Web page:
The Fellowship's Senior Vice President, Yael Eckstein, was recently featured on the cover of Nashim (Women) magazine! Here's the translation of the cover story:
Going to the Defense
by Shira Hershkovitz
Yael Eckstein, daughter of Rabbi Yechiel Eckstein and senior vice-president of "The Fellowship," in her first full interview with "Nashim," talks about coping with the allegations against The Fellowship, her great appreciation for her father, the touching moments during her work with The Fellowship and also answers the most difficult questions
A year ago, the Ministry of Education announced the "Summer of Fellowship" or "Schools of the Summer Vacation," camps that were supposed to be financed by "The Fellowship" with funds that come from the pockets of Christians, mostly evangelicals, from the United States. The announcement by the Minister of Education, Shai Piron, caused a large reverberation in the religious sector and resulted in a lot of noise and angry reactions from the rabbis, educators, parents and community leaders who called for a boycott of the camps. This re-awakened an ancient debate about accepting donations from Gentiles.
Some, like Rabbi Stav, head of the "Tzohar" organization, maintained that it's permissible to accept these funds. In a letter which he published, the Rabbi wrote: "At the factual level, the money provided by 'The Fellowship' was donated by evangelical Christians. This movement supports the Jewish people and believes that Israel should guard its religion, and the return of the Jewish people to Israel is part of the fulfillment of the Jewish mission.” Rabbi Stav also emphasized in his letter that the donors have no direct personal acquaintance with those who benefit from the money.
Contrary to the opinion of Rabbi Stav other claims arose, such as that of Rabbi Aviner who maintained that if, during the two thousand years of Diaspora, when we were persecuted, poor and unfortunate we didn't agree to accept missionary funds, then how much more so should we refuse during these times. Last summer Rabbi Aviner also called upon citizens not to enter the mobile bomb shelters donated by The Fellowship and claimed that this is missionary work. In addition to Rabbi Aviner, some claimed that the problem is not the money, but rather the close connection between Rabbi Yechiel Eckstein and his donors. There were even rumors, based on a segment from his book, claiming that he himself had become a Messianic Jew. Rabbi Yaakov Ariel and Rabbi Zephaniah Drori were quoted in advertisements against The Fellowship: "We've come to warn and caution that any cooperation with The Fellowship is prohibited and dangerous since the objective of The Fellowship is to generate Christian influence on the Israeli public", the advertisement said. Beyond the halachic Jewish law argument, the rabbis claimed that The Fellowship might also influence the content of the camp programs. For Yael Eckstein, the daughter of Rabbi Yechiel Eckstein, president of The Fellowship, it wasn't the first time she had to cope with opposition to her father's image.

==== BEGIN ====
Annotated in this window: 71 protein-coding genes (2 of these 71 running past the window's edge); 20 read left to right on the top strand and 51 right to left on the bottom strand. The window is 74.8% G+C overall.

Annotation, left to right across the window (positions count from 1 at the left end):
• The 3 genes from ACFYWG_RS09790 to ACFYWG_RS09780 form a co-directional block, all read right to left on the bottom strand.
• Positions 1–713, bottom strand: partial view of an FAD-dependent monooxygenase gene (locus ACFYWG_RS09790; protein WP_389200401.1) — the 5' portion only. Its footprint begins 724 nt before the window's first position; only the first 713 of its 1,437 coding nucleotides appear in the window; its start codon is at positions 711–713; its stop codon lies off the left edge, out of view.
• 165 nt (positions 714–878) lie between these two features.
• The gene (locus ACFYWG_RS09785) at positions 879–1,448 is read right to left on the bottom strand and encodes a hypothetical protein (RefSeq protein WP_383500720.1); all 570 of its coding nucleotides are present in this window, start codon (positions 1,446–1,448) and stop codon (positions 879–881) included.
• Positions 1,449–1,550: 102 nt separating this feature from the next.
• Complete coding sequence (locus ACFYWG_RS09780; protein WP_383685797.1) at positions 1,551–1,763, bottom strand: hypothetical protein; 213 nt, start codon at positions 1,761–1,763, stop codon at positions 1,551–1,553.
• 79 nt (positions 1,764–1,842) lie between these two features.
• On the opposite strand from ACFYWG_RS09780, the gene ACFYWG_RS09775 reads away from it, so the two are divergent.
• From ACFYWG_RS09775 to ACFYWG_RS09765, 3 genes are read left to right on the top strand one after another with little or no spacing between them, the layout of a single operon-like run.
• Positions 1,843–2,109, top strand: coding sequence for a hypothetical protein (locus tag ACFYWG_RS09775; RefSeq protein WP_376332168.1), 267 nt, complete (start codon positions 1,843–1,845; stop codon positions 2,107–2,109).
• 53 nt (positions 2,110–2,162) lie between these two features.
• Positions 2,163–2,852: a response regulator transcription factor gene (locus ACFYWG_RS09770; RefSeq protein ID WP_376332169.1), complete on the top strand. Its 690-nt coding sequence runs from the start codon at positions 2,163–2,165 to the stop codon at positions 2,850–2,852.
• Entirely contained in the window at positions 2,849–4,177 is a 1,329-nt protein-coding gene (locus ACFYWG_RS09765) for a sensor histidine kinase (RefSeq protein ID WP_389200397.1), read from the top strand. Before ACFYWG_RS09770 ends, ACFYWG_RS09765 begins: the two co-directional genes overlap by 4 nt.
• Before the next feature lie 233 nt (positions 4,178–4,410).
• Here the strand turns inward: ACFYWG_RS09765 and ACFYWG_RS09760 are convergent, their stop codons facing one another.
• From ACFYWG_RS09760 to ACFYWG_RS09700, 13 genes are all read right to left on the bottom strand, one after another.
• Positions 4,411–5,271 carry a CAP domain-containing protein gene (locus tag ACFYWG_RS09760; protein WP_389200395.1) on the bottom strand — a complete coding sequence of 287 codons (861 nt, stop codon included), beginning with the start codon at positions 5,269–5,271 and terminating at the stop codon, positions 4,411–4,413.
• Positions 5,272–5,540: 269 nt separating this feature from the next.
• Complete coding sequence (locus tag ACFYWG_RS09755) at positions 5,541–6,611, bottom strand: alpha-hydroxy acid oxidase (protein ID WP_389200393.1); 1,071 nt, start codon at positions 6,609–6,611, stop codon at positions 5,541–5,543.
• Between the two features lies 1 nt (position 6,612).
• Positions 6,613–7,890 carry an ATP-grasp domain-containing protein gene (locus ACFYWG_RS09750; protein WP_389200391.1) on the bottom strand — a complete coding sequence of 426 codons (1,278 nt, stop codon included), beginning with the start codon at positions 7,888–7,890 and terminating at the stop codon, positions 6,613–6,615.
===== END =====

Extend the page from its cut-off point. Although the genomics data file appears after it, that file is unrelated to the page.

"I grew up knowing that my father was controversial. For many years I didn't understand why. I always saw my father as a spiritual mentor and a man with a deep connection with the Almighty and Jewish religious law. He never missed a prayer. During my childhood he would get up every day at four o'clock in the morning to study Talmud and from the time he celebrated his bar mitzvah there has never been a day that he didn't put on Tefillin. Before Rebbe Nachman became a sage for our generation, my father would seclude himself regularly. Despite the suffering and criticism directed at him, and although there were communities that wouldn't count him as part of the prayer quorum, he continued to do what he does because of his love for Israel and the Jewish people.”
As his daughter, wasn't it difficult for you to hear all the criticism against your father? You didn't feel the need to defend him?
"Over the years, most of the time I didn't let criticism affect me, because I learned from my father that if you don't have something you'd die for, you don't have anything to live for. He believes so strongly in what he does, just like Rabbi Shlomo Carlebach.
“However, last summer was a different story. In the past there were mainly ultra-Orthodox groups opposed to my father and we didn't take it hard because we knew that there are other groups that need help and financial or other assistance and we could contribute to them. My father also didn't want to fight with them. He said, ‘If someone doesn't want the money, he shouldn't take it. If someone wants to speak with me, they should come and talk.’ Unfortunately, those who ruled against him have never spoken to him. However, when it came to the national religious public, a public that I'm a part of, the feelings changed.
“At my son's circumcision we had a Mohel named Ben Ish Chai who is from the national religious public. Last summer he called me and said, "Everyone I know wants to support The Fellowship and believe that you're not missionaries, but you keep silent when all the Rabbis are running a campaign against you.” At that point I turned to my father and told him that we need to tell our side. My father, who's a man who runs away from disagreement, didn't want to get into it, but gradually he realized he had no choice.”